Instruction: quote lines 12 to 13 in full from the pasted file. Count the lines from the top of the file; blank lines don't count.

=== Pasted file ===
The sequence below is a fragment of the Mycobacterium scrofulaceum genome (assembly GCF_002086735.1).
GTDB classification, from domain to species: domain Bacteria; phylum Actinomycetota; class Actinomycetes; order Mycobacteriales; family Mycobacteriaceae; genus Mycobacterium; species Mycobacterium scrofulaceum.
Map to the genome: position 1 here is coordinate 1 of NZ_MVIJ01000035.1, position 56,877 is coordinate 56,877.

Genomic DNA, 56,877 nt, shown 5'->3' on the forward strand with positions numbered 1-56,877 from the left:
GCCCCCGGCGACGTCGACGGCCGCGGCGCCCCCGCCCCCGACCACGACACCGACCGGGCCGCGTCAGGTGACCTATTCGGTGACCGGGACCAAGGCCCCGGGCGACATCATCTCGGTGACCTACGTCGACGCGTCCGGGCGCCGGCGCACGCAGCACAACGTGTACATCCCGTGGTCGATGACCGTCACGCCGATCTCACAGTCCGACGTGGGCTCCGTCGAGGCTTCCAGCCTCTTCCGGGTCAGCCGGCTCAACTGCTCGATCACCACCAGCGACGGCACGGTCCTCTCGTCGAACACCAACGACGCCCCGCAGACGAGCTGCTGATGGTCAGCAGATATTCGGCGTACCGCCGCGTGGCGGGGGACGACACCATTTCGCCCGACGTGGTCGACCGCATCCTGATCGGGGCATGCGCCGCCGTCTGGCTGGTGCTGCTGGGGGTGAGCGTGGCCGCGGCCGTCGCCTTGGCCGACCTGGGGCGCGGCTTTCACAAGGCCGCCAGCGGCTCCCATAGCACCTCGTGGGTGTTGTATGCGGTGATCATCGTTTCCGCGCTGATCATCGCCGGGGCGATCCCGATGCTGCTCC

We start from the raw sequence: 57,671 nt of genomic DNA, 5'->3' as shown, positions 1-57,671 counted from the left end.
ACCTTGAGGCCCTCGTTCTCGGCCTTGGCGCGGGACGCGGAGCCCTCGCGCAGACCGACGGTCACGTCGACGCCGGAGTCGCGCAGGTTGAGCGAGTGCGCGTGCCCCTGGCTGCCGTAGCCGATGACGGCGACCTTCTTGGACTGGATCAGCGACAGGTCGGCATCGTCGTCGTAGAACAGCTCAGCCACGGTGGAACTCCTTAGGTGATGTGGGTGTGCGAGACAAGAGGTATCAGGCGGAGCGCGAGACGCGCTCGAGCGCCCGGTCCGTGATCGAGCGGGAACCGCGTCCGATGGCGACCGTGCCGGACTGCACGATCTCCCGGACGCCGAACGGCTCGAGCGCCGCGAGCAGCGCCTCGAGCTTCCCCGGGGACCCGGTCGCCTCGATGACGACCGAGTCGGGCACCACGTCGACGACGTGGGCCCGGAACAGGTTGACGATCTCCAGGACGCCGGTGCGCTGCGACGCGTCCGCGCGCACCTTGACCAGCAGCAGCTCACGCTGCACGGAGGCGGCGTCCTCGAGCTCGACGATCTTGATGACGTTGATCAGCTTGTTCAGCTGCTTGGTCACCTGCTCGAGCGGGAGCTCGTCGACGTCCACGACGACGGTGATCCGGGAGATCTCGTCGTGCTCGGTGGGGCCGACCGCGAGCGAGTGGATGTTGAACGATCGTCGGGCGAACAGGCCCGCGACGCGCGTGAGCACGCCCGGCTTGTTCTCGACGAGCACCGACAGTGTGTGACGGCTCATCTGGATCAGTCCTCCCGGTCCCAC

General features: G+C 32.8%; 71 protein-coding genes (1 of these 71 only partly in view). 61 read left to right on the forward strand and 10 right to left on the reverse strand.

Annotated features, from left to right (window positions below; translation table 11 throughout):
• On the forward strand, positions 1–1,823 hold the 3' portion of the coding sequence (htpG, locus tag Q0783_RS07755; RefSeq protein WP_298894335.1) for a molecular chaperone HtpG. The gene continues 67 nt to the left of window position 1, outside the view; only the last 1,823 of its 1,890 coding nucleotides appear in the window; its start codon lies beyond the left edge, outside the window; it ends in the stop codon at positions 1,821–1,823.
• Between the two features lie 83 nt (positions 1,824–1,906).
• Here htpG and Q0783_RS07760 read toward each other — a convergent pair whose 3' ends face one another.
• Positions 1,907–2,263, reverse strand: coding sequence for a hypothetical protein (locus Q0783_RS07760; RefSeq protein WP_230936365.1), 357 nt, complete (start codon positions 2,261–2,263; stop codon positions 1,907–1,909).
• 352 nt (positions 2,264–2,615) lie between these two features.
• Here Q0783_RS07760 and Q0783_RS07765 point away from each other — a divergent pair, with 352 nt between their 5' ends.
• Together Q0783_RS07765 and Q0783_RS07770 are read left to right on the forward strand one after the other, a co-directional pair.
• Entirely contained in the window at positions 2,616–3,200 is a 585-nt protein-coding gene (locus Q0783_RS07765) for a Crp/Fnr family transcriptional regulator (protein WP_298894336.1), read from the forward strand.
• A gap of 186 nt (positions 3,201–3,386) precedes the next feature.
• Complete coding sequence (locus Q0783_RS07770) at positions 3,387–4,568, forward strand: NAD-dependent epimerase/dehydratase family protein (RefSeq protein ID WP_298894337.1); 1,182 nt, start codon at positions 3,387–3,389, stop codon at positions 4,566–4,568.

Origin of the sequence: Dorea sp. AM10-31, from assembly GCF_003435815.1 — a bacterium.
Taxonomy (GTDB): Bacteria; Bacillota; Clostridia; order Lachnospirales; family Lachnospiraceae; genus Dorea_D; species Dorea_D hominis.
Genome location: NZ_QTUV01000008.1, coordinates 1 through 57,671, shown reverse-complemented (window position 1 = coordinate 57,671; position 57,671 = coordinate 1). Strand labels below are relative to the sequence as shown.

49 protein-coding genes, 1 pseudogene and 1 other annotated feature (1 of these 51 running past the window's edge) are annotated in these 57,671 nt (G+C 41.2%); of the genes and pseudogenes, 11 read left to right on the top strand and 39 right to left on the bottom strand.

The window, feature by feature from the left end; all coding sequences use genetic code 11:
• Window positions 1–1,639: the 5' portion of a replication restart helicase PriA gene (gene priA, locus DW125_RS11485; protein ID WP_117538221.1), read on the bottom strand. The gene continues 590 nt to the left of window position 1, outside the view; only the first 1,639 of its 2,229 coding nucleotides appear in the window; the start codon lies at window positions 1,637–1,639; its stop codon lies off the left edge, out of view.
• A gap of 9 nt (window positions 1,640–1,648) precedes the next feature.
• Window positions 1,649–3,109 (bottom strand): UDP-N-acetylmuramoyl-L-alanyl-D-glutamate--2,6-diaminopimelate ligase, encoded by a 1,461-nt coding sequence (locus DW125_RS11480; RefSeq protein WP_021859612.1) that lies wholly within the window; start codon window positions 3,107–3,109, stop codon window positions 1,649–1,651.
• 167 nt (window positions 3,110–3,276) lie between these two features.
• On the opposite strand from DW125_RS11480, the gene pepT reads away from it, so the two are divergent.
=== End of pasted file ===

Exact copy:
• Here htpG and Q0783_RS07760 read toward each other — a convergent pair whose 3' ends face one another.
• Positions 1,907–2,263, reverse strand: coding sequence for a hypothetical protein (locus Q0783_RS07760; RefSeq protein WP_230936365.1), 357 nt, complete (start codon positions 2,261–2,263; stop codon positions 1,907–1,909).